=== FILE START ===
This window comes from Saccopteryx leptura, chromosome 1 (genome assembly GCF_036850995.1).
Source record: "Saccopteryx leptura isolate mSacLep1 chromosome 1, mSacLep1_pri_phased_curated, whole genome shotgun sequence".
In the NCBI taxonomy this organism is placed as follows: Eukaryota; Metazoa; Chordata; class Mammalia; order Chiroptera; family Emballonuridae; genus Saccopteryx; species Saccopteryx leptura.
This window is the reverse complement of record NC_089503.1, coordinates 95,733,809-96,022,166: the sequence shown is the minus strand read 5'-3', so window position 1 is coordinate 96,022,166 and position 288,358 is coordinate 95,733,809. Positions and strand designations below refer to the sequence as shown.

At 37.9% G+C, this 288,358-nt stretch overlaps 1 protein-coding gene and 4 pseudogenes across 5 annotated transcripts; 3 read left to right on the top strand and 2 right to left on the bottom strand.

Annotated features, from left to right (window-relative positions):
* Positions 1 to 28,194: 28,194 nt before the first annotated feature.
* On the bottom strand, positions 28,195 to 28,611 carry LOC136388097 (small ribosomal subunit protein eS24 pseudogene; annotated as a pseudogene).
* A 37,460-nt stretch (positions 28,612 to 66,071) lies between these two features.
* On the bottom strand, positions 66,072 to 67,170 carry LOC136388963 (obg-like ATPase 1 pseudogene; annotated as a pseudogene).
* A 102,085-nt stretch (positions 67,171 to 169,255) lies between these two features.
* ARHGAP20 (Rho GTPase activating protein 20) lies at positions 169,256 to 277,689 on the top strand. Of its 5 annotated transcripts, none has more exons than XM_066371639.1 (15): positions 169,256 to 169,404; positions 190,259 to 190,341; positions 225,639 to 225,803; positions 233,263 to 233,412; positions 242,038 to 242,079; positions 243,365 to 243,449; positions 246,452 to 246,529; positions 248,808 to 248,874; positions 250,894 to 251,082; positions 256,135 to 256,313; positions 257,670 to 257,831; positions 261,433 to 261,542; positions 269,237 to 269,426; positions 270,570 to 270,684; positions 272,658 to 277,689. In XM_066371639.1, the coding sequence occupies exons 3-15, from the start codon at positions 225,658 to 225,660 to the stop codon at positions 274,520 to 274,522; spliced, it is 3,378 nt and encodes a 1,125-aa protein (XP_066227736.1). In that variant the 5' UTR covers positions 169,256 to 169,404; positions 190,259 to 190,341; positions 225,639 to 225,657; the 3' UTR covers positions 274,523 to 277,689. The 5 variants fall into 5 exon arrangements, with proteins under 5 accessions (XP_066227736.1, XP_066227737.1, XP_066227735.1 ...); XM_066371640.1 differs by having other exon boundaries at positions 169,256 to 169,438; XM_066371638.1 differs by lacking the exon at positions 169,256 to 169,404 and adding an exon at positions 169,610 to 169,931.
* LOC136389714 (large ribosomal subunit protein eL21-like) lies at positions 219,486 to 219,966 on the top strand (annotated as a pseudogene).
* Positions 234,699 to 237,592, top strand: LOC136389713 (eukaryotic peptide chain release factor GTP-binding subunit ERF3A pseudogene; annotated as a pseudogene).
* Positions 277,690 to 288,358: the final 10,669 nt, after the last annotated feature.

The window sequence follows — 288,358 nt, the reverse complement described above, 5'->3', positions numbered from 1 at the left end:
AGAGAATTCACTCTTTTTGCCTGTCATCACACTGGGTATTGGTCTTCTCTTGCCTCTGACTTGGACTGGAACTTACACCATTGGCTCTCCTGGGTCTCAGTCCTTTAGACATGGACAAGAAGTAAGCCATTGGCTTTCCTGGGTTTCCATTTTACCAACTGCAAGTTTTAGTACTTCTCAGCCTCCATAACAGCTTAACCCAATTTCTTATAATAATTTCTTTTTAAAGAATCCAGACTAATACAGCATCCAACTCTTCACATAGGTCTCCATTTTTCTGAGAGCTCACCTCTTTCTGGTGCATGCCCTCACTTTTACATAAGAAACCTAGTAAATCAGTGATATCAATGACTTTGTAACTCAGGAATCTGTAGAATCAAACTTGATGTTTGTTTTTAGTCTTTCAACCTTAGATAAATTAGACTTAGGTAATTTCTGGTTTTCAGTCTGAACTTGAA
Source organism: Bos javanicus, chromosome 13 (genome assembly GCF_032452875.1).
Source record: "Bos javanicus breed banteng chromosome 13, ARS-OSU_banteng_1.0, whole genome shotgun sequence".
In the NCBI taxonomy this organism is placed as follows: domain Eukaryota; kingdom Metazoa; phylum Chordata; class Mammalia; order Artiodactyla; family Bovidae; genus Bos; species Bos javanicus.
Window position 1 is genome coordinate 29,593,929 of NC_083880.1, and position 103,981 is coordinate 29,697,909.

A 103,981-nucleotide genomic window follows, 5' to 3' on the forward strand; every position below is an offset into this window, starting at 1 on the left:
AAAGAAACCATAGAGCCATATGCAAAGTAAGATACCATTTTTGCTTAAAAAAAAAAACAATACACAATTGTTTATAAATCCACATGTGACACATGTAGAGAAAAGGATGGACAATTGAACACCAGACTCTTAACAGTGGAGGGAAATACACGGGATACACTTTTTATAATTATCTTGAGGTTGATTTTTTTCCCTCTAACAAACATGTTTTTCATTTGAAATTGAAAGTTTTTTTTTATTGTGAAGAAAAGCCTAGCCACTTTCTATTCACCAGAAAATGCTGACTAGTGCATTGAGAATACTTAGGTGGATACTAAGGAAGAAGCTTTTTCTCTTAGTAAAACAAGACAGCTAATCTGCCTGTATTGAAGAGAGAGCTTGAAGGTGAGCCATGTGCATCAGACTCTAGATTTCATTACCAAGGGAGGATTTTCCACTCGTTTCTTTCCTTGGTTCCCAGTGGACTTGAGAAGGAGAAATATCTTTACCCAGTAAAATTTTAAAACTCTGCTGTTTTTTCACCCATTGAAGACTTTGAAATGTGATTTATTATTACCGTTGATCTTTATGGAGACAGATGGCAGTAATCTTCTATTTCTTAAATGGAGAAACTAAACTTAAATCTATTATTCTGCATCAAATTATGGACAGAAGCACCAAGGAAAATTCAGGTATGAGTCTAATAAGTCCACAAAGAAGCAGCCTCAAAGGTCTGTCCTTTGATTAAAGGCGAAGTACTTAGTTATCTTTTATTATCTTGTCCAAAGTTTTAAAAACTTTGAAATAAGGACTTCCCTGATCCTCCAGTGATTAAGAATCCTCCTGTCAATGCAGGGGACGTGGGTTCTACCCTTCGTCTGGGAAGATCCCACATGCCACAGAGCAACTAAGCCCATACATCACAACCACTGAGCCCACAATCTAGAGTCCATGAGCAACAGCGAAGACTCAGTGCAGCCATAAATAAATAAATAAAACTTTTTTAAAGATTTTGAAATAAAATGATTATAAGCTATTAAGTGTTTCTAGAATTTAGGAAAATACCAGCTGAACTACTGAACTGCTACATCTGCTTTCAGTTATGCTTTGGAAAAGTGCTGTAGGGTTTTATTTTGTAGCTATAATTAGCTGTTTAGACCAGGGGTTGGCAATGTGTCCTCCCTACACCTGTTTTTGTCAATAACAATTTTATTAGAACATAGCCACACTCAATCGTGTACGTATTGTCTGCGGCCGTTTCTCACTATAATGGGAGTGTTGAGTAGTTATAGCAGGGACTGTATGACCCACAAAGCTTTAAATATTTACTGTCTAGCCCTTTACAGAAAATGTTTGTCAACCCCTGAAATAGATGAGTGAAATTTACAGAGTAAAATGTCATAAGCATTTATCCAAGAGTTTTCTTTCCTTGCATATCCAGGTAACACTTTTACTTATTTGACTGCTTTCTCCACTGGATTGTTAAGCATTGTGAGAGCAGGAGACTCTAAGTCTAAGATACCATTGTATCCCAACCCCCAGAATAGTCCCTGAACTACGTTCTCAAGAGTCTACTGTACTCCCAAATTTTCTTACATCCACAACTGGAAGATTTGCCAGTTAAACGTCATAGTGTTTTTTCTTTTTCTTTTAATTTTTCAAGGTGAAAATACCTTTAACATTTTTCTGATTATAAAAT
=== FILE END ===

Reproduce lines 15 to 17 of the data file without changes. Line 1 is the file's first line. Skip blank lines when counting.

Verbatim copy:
* Positions 277,690 to 288,358: the final 10,669 nt, after the last annotated feature.

The window sequence follows — 288,358 nt, the reverse complement described above, 5'->3', positions numbered from 1 at the left end:
AGAGAATTCACTCTTTTTGCCTGTCATCACACTGGGTATTGGTCTTCTCTTGCCTCTGACTTGGACTGGAACTTACACCATTGGCTCTCCTGGGTCTCAGTCCTTTAGACATGGACAAGAAGTAAGCCATTGGCTTTCCTGGGTTTCCATTTTACCAACTGCAAGTTTTAGTACTTCTCAGCCTCCATAACAGCTTAACCCAATTTCTTATAATAATTTCTTTTTAAAGAATCCAGACTAATACAGCATCCAACTCTTCACATAGGTCTCCATTTTTCTGAGAGCTCACCTCTTTCTGGTGCATGCCCTCACTTTTACATAAGAAACCTAGTAAATCAGTGATATCAATGACTTTGTAACTCAGGAATCTGTAGAATCAAACTTGATGTTTGTTTTTAGTCTTTCAACCTTAGATAAATTAGACTTAGGTAATTTCTGGTTTTCAGTCTGAACTTGAA